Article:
Everden Residence: Where Modern Stacked Boxes Meet Gabled Ceilings

01.16.24 | By
Everden Residence: Where Modern Stacked Boxes Meet Gabled Ceilings

Breaking away from the conventional, Toronto-based architecture firm StudioAC designed the Everden Residence to be “unapologetically contemporary,” while still paying homage to the traditional notions of a “house.” The three-story home plays with the idea of offset stacked boxes, creating a visually captivating structure that seamlessly blends form, space, and design. The architects at StudioAC aimed to transform the archetypal gabled roof from a mere icon into a spatial experience that tells a narrative through each floor.

angled front exterior view of modern black three story stacked layer house

What sets Everden apart is the deliberate decision to extend the gabled motif to the ground floor, which is typically cubic space. This move enhances the sense of “house” throughout the living spaces, making it feel as if each tier is on its own.

rear exterior evening view of modern three story stacked house in evening with yellow lighting shining through windows

closeup angled view of modern home's first floor sliding glass door entrance looking into living room

The emphasis on the experience of space allowed StudioAC to work flexibly within the client’s budget plan and vision: to create a home that’s impactful without indulgence. Everden’s exterior showcases a cladding of corrugated metal that’s durable, affordable, and familiar. With meticulous attention to detail paid on each level and parapet, the cost effective material appears high end, resulting in the perception of neatly stacked boxes.

angled interior view of modern minimalist living room with modular white sofa with wood gable ceiling

angled partial interior view of modern living space with edge of sofa looking to dining room

long interior view of open living space in modern house with light wood gabled ceiling and neutral furnishings

The minimalist, neutral interior is elevated with the peaked wood ceiling that runs from the front of the house to the back. This strategic move not only adds a touch of grandeur but also allows other details to take a backseat, proving to be a more cost-effective approach without compromising on impact.

view through galley kitchen of modern house

The main level is flanked by walls of windows on the front and back, creating a light-filled space not often achieved on the ground floor of a house design like this.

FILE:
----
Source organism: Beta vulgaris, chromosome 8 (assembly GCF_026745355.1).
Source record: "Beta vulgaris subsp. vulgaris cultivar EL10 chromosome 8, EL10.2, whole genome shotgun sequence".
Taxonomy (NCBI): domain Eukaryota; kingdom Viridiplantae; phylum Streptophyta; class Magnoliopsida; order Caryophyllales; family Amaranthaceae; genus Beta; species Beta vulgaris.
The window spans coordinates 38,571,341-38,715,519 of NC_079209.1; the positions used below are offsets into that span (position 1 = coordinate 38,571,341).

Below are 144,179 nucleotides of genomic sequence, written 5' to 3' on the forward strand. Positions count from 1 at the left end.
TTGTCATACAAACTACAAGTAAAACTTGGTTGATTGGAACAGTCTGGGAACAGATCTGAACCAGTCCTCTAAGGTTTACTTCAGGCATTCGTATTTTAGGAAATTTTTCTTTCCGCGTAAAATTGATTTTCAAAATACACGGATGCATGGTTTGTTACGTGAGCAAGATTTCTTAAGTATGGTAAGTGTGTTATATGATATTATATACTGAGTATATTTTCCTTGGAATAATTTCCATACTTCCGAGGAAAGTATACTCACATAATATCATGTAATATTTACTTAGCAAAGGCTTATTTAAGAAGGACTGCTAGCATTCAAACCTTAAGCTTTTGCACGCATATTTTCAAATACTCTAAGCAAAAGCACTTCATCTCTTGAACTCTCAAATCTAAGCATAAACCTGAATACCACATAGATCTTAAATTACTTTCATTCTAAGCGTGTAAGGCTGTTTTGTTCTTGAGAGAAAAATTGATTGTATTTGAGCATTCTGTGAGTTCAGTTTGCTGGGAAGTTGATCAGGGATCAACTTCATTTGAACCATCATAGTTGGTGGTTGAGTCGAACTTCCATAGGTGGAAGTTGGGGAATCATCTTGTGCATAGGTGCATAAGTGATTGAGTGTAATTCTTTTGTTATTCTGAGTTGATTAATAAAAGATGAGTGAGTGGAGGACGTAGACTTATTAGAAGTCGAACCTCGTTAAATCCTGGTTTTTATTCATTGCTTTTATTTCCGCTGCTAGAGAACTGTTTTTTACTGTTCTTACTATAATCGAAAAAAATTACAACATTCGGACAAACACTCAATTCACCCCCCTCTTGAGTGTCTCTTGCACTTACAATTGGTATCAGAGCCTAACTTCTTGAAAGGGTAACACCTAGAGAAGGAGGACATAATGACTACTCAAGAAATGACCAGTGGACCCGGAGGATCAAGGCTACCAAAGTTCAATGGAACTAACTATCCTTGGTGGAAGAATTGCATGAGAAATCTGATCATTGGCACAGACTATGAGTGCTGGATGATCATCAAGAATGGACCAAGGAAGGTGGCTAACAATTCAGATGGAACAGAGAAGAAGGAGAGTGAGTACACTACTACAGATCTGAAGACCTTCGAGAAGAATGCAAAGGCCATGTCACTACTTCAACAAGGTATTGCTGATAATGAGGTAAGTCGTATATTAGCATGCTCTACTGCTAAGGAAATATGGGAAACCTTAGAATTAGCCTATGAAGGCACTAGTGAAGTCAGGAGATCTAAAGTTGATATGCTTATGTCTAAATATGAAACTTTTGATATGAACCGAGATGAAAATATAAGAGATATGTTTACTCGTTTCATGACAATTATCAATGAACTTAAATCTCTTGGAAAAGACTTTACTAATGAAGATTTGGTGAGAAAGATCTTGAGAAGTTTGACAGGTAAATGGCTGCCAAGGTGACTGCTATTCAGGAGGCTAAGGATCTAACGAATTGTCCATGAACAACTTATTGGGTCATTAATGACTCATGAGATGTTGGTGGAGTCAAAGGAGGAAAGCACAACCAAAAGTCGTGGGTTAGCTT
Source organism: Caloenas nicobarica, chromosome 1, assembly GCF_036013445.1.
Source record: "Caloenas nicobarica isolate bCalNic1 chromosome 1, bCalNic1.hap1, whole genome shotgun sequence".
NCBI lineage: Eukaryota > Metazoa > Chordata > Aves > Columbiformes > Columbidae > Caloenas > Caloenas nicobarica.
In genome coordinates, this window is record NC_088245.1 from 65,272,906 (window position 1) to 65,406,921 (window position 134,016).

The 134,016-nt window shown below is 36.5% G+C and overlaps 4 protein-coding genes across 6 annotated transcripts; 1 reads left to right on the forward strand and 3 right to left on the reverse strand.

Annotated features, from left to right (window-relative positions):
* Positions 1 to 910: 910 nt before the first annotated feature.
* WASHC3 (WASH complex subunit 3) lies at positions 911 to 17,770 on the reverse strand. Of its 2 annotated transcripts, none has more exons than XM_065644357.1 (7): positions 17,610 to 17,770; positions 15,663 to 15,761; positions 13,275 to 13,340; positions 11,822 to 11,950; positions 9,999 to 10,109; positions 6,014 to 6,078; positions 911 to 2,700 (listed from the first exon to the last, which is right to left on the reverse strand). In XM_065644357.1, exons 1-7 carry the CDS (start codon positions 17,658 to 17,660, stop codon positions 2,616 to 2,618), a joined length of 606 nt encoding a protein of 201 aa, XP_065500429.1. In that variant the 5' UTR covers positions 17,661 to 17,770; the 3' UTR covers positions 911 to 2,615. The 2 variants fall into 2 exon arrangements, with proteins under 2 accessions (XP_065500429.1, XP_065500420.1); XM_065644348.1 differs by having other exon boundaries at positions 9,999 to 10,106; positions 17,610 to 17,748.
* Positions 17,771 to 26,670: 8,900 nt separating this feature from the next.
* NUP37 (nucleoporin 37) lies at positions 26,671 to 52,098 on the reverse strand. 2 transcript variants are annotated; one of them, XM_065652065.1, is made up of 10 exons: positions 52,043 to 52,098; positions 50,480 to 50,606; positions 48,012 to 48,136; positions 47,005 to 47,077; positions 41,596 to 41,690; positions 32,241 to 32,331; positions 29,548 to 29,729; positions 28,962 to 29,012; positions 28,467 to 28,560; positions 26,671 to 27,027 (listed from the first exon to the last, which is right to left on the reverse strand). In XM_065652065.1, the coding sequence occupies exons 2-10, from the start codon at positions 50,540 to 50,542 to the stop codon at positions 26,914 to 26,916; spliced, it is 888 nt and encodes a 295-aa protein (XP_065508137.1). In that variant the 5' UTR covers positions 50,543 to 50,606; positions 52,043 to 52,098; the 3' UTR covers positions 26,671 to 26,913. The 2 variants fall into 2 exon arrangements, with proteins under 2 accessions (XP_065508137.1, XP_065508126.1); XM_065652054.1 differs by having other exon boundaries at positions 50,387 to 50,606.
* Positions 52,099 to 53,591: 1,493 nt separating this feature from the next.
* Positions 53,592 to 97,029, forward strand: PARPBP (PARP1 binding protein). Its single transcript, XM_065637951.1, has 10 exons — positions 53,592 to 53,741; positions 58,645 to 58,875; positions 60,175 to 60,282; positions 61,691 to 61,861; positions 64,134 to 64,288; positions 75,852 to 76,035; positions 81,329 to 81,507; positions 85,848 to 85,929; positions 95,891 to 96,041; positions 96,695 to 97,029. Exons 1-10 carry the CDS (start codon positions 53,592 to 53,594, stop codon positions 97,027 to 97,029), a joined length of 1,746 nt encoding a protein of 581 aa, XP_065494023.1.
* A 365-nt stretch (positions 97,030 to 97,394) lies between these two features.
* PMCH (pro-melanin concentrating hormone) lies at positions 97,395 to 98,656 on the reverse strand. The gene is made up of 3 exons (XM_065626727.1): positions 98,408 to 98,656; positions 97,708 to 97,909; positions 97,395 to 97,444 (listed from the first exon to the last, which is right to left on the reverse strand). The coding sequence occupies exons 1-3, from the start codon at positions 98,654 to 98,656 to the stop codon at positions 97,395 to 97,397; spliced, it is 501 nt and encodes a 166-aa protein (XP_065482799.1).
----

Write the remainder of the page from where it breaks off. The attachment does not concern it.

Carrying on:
angled view of modern minimalist dining room

view inside modern bathroom with floating tub in front of large gabled exterior room

The top floor houses the primary suite, also featuring an open layout with the bedroom and bathroom at either ends and the closet in the middle. On the back side, the main bathroom includes a floating tub centered in front of windows looking out to the covered deck.

angled view of modern minimalist bathroom with all white walls and cabinetry and light wood gabled ceiling

view through partially open floor in modern house that shows view from open close to bathroom

view through partially open floor in modern house that shows view from open close to bathroom

partial side view looking down through open closet to bedroom

Passthroughs on either side of the open closet connect the primary bedroom to the bathroom.

angled partial view of modern minimalist bedroom with white bedding

minimalist white bathroom with tub and shower

tiny model of modern house sitting on white podium in hallway of modern home it replicates

Model of the Everden Residence in the hallway of the house

black house model

Model of the Everden Residence

angled view of black house model

Model of the Everden Residence

Photography by Doublespace Photography, courtesy of v2com.

Caroline Williamson is Editor-in-Chief of Design Milk. She has a BFA in photography from SCAD and can usually be found searching for vintage wares, doing New York Times crossword puzzles in pen, or reworking playlists on Spotify.